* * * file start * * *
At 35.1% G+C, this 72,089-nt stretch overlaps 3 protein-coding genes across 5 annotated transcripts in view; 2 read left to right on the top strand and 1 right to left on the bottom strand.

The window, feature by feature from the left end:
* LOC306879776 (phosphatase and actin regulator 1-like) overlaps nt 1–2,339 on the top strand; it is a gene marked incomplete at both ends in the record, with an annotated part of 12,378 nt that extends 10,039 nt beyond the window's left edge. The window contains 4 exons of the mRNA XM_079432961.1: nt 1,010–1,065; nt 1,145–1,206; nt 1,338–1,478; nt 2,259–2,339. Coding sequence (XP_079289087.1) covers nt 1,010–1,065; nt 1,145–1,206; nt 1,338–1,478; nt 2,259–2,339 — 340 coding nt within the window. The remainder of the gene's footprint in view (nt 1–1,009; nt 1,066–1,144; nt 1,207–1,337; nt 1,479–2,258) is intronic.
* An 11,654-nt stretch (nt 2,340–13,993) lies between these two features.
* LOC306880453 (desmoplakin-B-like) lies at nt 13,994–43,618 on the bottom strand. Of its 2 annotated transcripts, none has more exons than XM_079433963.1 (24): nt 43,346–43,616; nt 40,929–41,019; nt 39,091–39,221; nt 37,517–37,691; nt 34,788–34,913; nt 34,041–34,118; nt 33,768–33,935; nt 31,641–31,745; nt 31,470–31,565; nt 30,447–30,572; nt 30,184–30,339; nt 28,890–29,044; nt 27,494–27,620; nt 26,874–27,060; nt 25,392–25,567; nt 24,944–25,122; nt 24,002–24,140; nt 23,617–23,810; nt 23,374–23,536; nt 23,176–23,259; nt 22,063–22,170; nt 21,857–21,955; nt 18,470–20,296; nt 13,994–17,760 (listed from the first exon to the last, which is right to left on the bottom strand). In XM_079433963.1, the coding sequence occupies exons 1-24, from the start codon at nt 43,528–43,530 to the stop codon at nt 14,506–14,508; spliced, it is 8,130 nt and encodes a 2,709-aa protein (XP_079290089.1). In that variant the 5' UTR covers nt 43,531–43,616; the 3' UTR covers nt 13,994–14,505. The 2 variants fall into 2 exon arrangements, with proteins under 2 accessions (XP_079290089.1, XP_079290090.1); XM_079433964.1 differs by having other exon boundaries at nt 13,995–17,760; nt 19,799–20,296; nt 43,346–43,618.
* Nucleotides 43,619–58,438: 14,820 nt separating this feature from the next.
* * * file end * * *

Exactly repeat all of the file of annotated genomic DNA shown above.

At 35.1% G+C, this 72,089-nt stretch overlaps 3 protein-coding genes across 5 annotated transcripts in view; 2 read left to right on the top strand and 1 right to left on the bottom strand.

The window, feature by feature from the left end:
* LOC306879776 (phosphatase and actin regulator 1-like) overlaps nt 1–2,339 on the top strand; it is a gene marked incomplete at both ends in the record, with an annotated part of 12,378 nt that extends 10,039 nt beyond the window's left edge. The window contains 4 exons of the mRNA XM_079432961.1: nt 1,010–1,065; nt 1,145–1,206; nt 1,338–1,478; nt 2,259–2,339. Coding sequence (XP_079289087.1) covers nt 1,010–1,065; nt 1,145–1,206; nt 1,338–1,478; nt 2,259–2,339 — 340 coding nt within the window. The remainder of the gene's footprint in view (nt 1–1,009; nt 1,066–1,144; nt 1,207–1,337; nt 1,479–2,258) is intronic.
* An 11,654-nt stretch (nt 2,340–13,993) lies between these two features.
* LOC306880453 (desmoplakin-B-like) lies at nt 13,994–43,618 on the bottom strand. Of its 2 annotated transcripts, none has more exons than XM_079433963.1 (24): nt 43,346–43,616; nt 40,929–41,019; nt 39,091–39,221; nt 37,517–37,691; nt 34,788–34,913; nt 34,041–34,118; nt 33,768–33,935; nt 31,641–31,745; nt 31,470–31,565; nt 30,447–30,572; nt 30,184–30,339; nt 28,890–29,044; nt 27,494–27,620; nt 26,874–27,060; nt 25,392–25,567; nt 24,944–25,122; nt 24,002–24,140; nt 23,617–23,810; nt 23,374–23,536; nt 23,176–23,259; nt 22,063–22,170; nt 21,857–21,955; nt 18,470–20,296; nt 13,994–17,760 (listed from the first exon to the last, which is right to left on the bottom strand). In XM_079433963.1, the coding sequence occupies exons 1-24, from the start codon at nt 43,528–43,530 to the stop codon at nt 14,506–14,508; spliced, it is 8,130 nt and encodes a 2,709-aa protein (XP_079290089.1). In that variant the 5' UTR covers nt 43,531–43,616; the 3' UTR covers nt 13,994–14,505. The 2 variants fall into 2 exon arrangements, with proteins under 2 accessions (XP_079290089.1, XP_079290090.1); XM_079433964.1 differs by having other exon boundaries at nt 13,995–17,760; nt 19,799–20,296; nt 43,346–43,618.
* Nucleotides 43,619–58,438: 14,820 nt separating this feature from the next.